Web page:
Once Thompson and Lebling converted the game to the PDP-10, other programmers further developed the Maze code. Ken Harrenstien and Charles Frankston rewrote portions of the game to use fewer resources so that the PDP-10 could run more than one instance of the game at the same time. Another researcher, Tak To, wrote a "Maze Watcher" program that ran on an Evans & Sutherland LDS-1 terminal and would display a top-down view of the maze and players in a Maze game for onlookers. Although lab director J. C. R. Licklider and assistant director Al Vezza also played the game, as the lab was funded for serious purposes by the Defense Advanced Research Projects Agency (DARPA) they attempted to limit use of the program. At Vezza's request, Lebling created a "Maze Guncher" program that would run in the background and crash any running Maze games, leading to a continual back and forth as players found ways to avoid the program—or simply turn it off, as the system had no security mechanism to prevent it. Project MAC was part of the nascent ARPANET, the precursor to the Internet, which connected several research institutions around America. Many of these institutions owned PDS-1 terminals, and Maze spread to them as well, allowing multiplayer games across the ARPANET. According to Lebling, the first multiplayer game between institutions was between students at MIT and the University of California, Santa Cruz, although the slow speed of the network left the non-MIT players at a disadvantage. The code for the game was adjusted by Harrenstien and Frankston to account for the extra network delay these cross-country games incurred. Maze was particularly popular at the University of Southern California and Stanford: it was later reported that at one point DARPA banned it from the network as half of the communication traffic between Stanford and MIT was for the game.
The Maze Game and Mazewar
Programmers have created several variants of the original Maze game. The first was partially developed by Thompson himself; in the fall of 1976 he took an electrical engineering digital electronics design class, in which he had to do a group project with Mark Horowitz and George Woltman. For the project, they created a hardware system that could run Maze titled "The Maze Game"; Thompson designed the computer hardware, Woltman wrote the software, and Horowitz created the display system. In this version, the maze was a 16 by 16 by 16 cube with no gravity in which the player could move up and down just as they did forward and back, as they found it easier to create hardware that did not need to treat the floor and ceiling differently than other sides. Woltman added robot players like in the computer version of the game, but the trio discovered that since humans found it difficult to visualize where they were in the multi-level maze, the robot players were much harder to beat despite their simple algorithm. They made the difficulty adjustable in response by letting the player adjust the hardware speed, in turn making the robots react slower. As the hardware could not use a computer monitor, the team used oscilloscopes that Horowitz made act as vector displays. After the class, the game remained as an example for future students for several years.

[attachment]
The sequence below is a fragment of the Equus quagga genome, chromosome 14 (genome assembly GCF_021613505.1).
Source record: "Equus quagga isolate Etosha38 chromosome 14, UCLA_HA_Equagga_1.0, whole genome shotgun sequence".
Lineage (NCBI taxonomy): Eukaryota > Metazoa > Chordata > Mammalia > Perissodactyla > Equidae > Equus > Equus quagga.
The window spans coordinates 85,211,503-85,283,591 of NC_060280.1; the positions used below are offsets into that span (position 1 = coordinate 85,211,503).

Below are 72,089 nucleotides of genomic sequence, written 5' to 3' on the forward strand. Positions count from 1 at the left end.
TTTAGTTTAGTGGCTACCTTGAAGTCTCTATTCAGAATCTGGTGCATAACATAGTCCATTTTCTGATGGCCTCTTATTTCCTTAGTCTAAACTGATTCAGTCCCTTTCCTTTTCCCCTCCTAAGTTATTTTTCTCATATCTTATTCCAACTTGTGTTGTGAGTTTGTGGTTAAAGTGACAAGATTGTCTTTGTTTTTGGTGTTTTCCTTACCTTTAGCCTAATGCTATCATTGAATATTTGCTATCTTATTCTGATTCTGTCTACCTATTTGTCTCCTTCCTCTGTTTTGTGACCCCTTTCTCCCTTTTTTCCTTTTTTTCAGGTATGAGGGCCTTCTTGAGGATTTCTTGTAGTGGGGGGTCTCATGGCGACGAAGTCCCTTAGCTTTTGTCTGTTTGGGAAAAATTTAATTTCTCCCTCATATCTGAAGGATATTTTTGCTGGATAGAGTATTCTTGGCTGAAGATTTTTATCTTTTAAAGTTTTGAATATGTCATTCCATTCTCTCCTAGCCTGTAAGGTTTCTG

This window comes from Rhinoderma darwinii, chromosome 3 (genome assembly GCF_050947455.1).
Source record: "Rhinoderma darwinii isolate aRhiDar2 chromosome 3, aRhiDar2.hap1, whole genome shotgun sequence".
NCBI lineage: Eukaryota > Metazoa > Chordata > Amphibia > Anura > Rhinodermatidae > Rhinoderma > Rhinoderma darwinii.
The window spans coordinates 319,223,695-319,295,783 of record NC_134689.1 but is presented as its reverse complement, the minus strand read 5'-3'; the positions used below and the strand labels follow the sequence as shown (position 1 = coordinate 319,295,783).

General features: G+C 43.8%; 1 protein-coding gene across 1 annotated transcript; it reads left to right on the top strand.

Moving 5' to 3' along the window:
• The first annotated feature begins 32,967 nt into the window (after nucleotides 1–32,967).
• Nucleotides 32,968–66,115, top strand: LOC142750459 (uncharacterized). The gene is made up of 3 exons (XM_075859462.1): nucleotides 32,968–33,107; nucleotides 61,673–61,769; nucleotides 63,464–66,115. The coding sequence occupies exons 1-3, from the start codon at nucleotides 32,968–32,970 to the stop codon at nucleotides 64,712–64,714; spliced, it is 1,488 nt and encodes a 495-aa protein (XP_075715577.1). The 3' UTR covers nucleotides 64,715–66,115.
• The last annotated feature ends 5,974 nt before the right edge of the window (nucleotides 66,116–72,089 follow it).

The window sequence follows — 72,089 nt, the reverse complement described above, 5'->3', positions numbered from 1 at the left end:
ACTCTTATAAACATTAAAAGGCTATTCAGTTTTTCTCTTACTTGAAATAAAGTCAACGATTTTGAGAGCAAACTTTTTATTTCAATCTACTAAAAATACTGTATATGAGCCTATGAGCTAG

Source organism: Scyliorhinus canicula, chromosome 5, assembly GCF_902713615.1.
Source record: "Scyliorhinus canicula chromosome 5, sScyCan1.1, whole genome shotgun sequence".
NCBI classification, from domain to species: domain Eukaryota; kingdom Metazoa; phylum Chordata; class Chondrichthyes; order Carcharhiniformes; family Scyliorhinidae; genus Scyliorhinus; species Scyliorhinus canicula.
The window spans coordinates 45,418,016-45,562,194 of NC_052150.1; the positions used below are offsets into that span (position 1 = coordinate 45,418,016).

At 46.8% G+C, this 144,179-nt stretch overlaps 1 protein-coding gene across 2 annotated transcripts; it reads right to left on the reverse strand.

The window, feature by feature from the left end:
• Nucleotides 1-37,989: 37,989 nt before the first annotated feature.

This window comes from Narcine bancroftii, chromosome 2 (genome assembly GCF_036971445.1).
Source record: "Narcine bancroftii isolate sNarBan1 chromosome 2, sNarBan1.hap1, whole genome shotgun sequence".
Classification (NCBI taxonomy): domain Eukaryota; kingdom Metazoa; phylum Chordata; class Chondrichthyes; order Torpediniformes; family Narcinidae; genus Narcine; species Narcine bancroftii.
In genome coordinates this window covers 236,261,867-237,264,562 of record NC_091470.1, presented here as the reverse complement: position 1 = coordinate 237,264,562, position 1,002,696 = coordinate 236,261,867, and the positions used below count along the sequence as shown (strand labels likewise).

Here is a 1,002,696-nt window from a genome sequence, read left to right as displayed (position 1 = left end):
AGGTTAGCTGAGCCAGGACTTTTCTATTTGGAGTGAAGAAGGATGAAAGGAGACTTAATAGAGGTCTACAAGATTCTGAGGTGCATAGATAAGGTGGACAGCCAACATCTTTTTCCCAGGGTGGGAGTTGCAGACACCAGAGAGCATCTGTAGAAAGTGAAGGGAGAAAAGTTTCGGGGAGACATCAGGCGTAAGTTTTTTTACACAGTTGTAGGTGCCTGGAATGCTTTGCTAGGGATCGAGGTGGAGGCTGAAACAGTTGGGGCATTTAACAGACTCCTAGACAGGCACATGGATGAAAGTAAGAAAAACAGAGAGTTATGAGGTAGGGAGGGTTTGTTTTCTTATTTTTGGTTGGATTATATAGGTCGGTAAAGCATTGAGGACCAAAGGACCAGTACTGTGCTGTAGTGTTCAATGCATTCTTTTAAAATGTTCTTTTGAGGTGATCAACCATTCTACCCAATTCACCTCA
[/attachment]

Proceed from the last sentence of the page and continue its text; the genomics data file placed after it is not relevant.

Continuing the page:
In 1977, Jim Guyton, a staff member at Xerox's Palo Alto Research Center (PARC), and Mike Wahrman, who worked at RAND Corporation, rewrote Maze for Xerox Alto computers, which could communicate with each other directly using the nascent ethernet networking protocol. Wahrman had played the game at MIT in 1976 while he and Guyton worked at RAND Corporation, which he enthusiastically described to Guyton using the name "Mazewar". After Guyton moved to Xerox, the pair felt that the game would be suited to the Alto and could be improved on there, and Wahrman got copies of the PDP-10 and PDS-1 code. The pair spent the next year working on the game, which has been inconsistently remembered as Mazewar, MazeWar, Maze War, and Maze Wars. They adapted the graphics from the vector displays of the PDS-1 to the raster displays of the Alto, added the top-down display of the maze and the player's position in it to always be below the first-person view, and changed the networking code to handle multiple systems talking directly to each other without a central PDP-10 server. They rewrote the game entirely in the Mesa programming language and were assisted by several other Xerox employees, including Steven Hayes, Bill Verplank, Jim Sandman, and Bruce Malasky. The text representation of other players was replaced with a large eyeball drawn by Verplank. The game was an immediate hit around the office, and within a few weeks it had spread to other Xerox locations. Eventually, it migrated to MIT, Stanford, and Carnegie Mellon University, which were some of the few non-Xerox locations that owned Xerox Alto computers. Guyton maintained the game for another six months before leaving Xerox for RAND. In 1981, Xerox commercially released a modified version of the Alto as the Xerox Star, and the source code to Mazewar proliferated after it, in turn inspiring further versions of Maze.